In the old days we made a bale of cotton to the acre. In '86 I made eighty-four bales. In '90 I had sixteen bales of cotton out-of-doors to be disposed at my say so. I sold three bales under Cleveland's administration and didn't get a hundred dollars for them but I lived better than I do now.

According to the practices obtaining, the landlord received his share of the crop and the tenant was free to dispose of his part at his convenience and according to terms agreeable to him.

The lands were not intensively cultivated and the farmers enjoyed the contribution of forest and stream to their subsistence. In those days "bear tracks in your cornfield was more common than pig tracks now". Deers, turkeys, small animals and fowls were a part of the abundant wild life. The streams and lakes contained an ample supply of fish. One of the tall tales of the time declares that "fish was so plentiful if you go out in the river in a boat and take a light the fish would jump in your boat. There were ample woodlands and pasture so the game and fish, together with the production of food crops, made low priced cotton no serious problem.

Some disadvantages were the short growing season and the limited transportation facilities. No drainage system had been developed and the wet season was long. Sometimes it was late in the spring before crops could be planted. The latest beginning of preparation for planting recorded was that in which the farmer said, "I run my first furrow the fifth day of May and then couldn't go all the way through, but I made eighteen bales of cotton and two hundred bushels of corn that year". Difficulties in getting cotton to market were due to the poor roads and the fact that local market centers were all on one side of the county. The river was the chief avenue of transportation and distances from the farms to the steamboat landings were great as well as taxing because of the poor roads. In the dry season "it would take six horses or three steers to haul three bales of cotton. You'd have to cuss and holler and everything to get to the river". In the wet season there was another problem:

Mighty near all the crop caught in here after Xmas you have to boat out. It would take a skiff and two men to boat two bales of cotton out. When the weather got bad you'd have to wait for the water. The mud was so bad you couldn't haul it.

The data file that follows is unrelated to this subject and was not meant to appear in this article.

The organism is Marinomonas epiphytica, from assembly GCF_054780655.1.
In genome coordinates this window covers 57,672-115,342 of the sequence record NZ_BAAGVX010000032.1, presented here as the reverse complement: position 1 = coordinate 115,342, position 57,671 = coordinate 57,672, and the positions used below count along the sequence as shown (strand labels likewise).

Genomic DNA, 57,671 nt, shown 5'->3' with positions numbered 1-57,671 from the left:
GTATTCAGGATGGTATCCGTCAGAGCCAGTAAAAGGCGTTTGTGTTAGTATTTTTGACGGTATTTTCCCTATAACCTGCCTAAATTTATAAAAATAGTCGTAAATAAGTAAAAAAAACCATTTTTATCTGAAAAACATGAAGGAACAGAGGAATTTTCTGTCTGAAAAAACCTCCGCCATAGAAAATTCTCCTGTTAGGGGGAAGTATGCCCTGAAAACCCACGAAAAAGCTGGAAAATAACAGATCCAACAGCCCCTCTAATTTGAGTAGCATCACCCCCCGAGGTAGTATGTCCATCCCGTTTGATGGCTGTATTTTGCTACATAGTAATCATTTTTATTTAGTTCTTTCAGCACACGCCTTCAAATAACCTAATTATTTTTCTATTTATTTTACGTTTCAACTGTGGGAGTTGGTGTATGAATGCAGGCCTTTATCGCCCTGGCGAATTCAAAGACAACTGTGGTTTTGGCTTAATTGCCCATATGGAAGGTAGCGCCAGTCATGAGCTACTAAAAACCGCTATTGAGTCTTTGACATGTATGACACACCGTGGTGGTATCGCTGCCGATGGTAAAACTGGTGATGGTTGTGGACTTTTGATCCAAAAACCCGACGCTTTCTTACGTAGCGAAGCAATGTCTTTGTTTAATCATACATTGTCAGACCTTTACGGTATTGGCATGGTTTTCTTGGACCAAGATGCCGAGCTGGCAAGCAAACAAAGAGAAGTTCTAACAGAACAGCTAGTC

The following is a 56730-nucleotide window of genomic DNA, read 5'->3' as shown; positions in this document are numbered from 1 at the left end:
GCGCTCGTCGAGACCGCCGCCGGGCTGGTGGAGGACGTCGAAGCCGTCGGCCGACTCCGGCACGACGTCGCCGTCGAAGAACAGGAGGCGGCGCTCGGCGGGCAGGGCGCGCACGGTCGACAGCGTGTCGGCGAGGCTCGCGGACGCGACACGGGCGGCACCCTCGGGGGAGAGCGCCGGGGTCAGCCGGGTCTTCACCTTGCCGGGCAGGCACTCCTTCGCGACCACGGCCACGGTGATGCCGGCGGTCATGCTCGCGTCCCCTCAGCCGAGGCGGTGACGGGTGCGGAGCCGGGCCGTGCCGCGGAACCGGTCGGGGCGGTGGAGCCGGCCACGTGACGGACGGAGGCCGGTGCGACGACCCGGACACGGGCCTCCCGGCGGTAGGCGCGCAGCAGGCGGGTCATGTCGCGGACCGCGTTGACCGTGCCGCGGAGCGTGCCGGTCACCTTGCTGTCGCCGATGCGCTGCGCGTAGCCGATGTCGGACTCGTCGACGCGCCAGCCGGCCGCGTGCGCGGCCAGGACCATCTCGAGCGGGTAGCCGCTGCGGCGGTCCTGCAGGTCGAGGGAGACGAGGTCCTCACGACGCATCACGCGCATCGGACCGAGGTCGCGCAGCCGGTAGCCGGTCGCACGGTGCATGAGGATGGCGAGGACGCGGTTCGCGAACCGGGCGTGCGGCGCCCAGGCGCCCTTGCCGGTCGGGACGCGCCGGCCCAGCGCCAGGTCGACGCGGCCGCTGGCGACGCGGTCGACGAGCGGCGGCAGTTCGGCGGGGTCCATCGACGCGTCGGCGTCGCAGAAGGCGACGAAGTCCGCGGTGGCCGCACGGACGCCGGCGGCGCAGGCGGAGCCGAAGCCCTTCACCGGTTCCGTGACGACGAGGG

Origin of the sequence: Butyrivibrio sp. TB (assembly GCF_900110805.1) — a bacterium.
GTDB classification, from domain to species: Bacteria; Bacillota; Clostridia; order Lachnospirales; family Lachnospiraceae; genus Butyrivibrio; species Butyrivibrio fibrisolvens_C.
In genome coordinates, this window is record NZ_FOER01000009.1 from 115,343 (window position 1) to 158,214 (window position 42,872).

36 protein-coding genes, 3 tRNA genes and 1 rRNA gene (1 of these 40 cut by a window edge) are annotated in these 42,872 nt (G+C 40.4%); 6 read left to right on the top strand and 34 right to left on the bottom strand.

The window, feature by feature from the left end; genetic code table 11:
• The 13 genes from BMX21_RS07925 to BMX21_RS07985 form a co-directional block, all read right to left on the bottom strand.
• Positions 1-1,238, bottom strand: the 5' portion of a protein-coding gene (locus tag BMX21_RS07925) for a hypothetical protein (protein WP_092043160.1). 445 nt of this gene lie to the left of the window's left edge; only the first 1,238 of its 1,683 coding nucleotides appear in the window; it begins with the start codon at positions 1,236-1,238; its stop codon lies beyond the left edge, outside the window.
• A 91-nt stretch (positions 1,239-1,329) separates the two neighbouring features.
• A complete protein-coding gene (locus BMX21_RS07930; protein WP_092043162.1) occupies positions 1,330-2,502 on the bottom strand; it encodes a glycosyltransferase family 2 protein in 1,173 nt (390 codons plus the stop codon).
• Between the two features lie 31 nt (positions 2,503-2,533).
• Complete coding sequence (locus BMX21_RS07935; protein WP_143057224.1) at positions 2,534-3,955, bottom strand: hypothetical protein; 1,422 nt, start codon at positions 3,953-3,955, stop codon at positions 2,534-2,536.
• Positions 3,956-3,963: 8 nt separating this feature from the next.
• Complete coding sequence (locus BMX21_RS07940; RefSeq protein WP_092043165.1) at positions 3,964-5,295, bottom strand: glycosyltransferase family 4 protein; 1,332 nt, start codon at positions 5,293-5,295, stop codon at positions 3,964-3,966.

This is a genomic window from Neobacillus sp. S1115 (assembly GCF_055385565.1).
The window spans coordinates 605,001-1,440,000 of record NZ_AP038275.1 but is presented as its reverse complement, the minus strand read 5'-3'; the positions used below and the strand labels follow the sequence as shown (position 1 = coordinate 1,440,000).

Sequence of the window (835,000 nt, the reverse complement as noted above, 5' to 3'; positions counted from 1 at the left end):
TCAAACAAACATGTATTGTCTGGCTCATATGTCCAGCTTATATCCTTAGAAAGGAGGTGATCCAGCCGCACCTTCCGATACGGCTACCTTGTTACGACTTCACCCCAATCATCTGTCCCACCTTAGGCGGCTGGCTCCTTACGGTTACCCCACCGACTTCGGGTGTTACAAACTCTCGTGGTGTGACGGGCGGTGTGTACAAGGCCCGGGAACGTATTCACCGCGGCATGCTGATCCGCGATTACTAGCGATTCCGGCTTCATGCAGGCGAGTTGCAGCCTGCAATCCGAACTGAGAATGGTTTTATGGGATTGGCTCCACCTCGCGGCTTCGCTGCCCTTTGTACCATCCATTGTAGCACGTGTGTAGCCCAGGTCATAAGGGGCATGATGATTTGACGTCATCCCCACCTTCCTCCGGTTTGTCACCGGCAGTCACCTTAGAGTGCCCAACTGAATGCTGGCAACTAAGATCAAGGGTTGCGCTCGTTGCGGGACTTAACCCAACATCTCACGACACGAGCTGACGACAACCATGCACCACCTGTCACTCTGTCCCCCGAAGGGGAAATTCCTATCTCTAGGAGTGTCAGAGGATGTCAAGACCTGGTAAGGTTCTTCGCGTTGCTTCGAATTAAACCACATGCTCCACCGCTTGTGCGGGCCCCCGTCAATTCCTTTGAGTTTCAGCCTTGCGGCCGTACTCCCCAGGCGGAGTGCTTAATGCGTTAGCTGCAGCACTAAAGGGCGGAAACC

Life was strenuous, the country was wild, tools were crude, conveniences were few, but the people had a good time. There was leisure filled with diversion and recreation for everybody. The pioneers took their recreation seriously. Everybody enjoyed the picnics which were almost a weekly occurrence in midsummer. In the lay-by, the favorite season for the annual celebrations of the organizations in the communities, the roll of the drums and shrill note of the fife were frequently heard entertaining the picnickers. Most of the other recreational activities were divided into those for the sinful and those for the religious people. The log rolling and the quilting were entertainment for all, without distinction. For a quilting, the women gathered and worked all day getting the quilt completed and the men were invited in the evening. There would be food and perhaps "ring plays" but the distinctive feature of this occasion was "christening the quilt". The new quilt would cover a man and he would chase the woman until he caught one, whereupon his stumbling and blundering chase was rewarded with a kiss. The "ring play" is no longer practiced but was a favorite form of recreation for the pioneers. On moonlit nights they would gather in a well-swept yard and sing and go through the antics of the "ring play". Of the plays reported there was one in which a man would get in the center of the ring and the group would sing "there's a stove pipe waiting for me" and then call a girl's name. The girl would join the man in the center of the circle and kiss him. Then another man would take the center of the ring, the group would sing again while he was joined by a partner to go through the routine again.